“From that framework we have tried to maintain the trophy quality of our buck herd by focusing on keeping a large enough number of does that the overall herd could sustain the pressure we are putting on it each year without the buck numbers falling off. Even now, with today’s greater emphasis on buck hunting, we still harvest less than half of our antlered bucks every year. That leaves plenty of bucks to grow older.”

One Iowa native grew up hunting pheasants and ducks (the deer numbers were still low when he was a boy) This Iowa resident was an opportunist like everyone else and jumped on the deer bandwagon once it started gaining momentum. Since then he has hunted several parts of the state for deer and he still feels that, aside from maybe certain parts of Kansas and Texas and a few isolated pockets in the western plains of Wyoming, Montana, Idaho and Colorado, Iowa remains among the best places to tag a trophy buck in the United States.

Finding Iowa Deer Hunting Oportunities

Iowa Boone and Crockett Bucks
Several dozen Boone and Crockett bucks are shot in Iowa each year. In fact, in one season more Boone and Crockett bucks are shot in Iowa than in most other states throughout their entire history.

If you want to try Iowa deer hunting here is some basic information to get you started

Iowa Deer Hunting Licenses:

The odds for a nonresident to draw an either sex tag have been roughly 50% to almost 100 % in most units and a bit lower in the most popular areas. Bonus points are given to deer hunters not successful in the draw so everyone will draw the tag at least every other year – at least in theory. Iowa deer hunting  license fees have gone up again to $550 the highest of any midwestern state. It was a move that has sparked plenty of controversy and no small amount of anger from neighboring states. For more information about Iowa deer hunting license quotas and deadlines call the Iowa Department of Natural Resources at (515) 281-5918.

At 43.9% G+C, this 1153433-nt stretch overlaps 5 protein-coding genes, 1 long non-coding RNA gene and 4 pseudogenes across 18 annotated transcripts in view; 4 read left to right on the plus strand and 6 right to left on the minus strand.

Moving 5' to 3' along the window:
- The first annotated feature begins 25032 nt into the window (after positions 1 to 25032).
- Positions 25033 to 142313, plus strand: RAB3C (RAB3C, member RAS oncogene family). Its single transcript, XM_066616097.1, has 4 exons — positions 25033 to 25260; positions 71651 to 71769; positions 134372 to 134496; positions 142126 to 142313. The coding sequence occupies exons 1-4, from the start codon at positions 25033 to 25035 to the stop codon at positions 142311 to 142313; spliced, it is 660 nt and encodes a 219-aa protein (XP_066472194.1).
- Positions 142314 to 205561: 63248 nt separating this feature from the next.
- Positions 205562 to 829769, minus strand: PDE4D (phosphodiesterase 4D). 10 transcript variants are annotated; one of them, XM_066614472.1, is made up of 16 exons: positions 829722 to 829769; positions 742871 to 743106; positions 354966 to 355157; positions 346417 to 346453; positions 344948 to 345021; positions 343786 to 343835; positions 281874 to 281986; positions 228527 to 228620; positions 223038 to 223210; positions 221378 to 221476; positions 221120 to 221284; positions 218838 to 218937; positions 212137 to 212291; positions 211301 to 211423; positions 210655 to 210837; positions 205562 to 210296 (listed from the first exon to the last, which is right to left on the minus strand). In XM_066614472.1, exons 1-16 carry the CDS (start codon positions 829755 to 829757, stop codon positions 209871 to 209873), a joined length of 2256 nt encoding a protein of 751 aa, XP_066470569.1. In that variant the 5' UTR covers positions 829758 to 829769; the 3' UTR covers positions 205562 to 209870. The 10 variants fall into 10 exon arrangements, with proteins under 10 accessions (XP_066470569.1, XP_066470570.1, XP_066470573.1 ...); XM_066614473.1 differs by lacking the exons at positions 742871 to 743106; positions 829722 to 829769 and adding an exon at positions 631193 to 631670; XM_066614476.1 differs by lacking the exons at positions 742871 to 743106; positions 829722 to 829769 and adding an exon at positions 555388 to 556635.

Where to Hunt:

You can literally find a big buck anywhere in Iowa. However, the eastern, western and southern two tiers of counties generally have the best cover. That means the terrain is rugged or there would be corn growing in these places instead of antlered angus. I wouldn’t get too caught up in Iowa’s most famous counties. I’ve hunted most of them, but one of the main reasons the numbers are so good is because deer hunter numbers are high and more bucks get killed. Sure, the northeast counties, the southeast counties and the Loess Hills in the west central part of the state get most of the acclaim, but southwest Iowa is a real sleeper as are several of the river and even creek drainages throughout central and east central Iowa.

The farther you get from the “hotspots” the better your chances for gaining permission to hunt. Besides, some of these more open areas also have excellent pheasant hunting affording the opportunity for a combo hunt if go during the bow season.

Iowa’s outfitting industry is still young and trying to find its feet. The nonresident draw is the biggest reason mom and pop outfitting has failed to gain any consistency in Iowa. Because they are assured of only a 33% draw rate (roughly) they must book three times as many people as they can handle – especially if they cater to bowhunters. It takes time and effort to sell that many iowa deer hunts. But there are also a few long-term businesses that have been operating for nearly a decade. For a listing of Iowa outfitters contact the Iowa Guide and Outfitters Association at (570) 876-4086, www.iowaoutfitters.org.